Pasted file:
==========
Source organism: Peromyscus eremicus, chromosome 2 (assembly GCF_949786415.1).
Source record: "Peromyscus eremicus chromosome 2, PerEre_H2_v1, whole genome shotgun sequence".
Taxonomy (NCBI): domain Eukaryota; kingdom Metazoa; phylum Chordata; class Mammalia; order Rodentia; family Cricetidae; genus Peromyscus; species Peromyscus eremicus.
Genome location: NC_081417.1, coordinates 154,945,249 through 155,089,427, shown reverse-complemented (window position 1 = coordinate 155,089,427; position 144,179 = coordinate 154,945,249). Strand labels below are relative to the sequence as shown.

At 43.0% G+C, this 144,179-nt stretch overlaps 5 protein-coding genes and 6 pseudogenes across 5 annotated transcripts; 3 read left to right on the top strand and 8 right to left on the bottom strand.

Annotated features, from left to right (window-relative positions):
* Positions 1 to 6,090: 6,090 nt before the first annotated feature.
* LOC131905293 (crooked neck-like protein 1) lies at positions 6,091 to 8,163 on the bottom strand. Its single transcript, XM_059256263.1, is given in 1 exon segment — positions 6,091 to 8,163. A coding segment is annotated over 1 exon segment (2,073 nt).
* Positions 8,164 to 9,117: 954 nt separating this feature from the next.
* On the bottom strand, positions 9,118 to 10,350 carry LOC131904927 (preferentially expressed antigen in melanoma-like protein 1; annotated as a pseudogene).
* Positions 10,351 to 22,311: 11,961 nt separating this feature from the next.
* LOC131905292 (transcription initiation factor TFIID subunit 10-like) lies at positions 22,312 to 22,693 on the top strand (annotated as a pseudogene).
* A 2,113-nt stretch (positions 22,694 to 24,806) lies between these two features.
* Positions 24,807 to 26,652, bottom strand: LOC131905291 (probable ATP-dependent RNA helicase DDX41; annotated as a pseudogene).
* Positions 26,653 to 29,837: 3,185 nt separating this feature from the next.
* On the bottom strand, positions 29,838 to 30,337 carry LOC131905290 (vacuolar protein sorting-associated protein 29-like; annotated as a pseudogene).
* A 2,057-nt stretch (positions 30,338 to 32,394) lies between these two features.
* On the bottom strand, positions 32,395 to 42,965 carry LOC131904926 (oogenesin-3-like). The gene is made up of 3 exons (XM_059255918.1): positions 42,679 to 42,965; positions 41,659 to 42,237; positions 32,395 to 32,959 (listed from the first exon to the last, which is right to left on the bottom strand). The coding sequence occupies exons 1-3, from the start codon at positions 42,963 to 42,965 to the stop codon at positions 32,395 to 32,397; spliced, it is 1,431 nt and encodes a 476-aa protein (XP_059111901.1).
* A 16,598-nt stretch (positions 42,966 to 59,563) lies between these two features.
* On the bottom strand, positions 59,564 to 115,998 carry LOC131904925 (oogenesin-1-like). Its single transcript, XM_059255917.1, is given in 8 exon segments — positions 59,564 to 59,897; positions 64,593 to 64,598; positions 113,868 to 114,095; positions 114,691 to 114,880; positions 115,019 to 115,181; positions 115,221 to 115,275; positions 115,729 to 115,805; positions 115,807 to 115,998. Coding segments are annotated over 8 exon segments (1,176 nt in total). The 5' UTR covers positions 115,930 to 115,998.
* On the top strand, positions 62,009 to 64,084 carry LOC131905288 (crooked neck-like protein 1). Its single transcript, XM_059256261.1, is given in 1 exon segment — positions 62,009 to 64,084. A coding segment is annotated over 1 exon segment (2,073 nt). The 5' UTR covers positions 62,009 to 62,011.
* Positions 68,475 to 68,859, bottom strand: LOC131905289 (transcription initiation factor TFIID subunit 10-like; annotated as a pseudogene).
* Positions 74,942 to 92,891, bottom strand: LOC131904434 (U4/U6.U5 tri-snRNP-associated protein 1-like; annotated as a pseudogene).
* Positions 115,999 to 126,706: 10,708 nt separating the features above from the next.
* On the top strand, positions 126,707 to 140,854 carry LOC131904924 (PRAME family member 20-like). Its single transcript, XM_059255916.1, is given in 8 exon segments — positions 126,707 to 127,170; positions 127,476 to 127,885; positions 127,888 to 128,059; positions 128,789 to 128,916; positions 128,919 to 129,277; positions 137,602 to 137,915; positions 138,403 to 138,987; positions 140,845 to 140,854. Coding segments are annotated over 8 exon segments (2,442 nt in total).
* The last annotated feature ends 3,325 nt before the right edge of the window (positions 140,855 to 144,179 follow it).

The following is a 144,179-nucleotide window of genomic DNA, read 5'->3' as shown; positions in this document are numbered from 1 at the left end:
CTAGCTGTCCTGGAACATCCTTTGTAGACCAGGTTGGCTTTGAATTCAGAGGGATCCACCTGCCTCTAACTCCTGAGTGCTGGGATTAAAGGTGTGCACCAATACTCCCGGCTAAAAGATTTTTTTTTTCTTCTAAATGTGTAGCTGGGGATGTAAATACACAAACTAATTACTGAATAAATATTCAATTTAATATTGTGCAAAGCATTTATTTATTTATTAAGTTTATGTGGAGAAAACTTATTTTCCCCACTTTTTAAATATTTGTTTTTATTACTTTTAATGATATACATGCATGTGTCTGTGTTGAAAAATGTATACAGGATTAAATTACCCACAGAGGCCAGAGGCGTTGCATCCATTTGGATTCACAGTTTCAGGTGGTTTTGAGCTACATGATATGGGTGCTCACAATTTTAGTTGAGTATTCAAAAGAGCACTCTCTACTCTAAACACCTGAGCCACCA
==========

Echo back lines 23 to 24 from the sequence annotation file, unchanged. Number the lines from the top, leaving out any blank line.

* Positions 74,942 to 92,891, bottom strand: LOC131904434 (U4/U6.U5 tri-snRNP-associated protein 1-like; annotated as a pseudogene).
* Positions 115,999 to 126,706: 10,708 nt separating the features above from the next.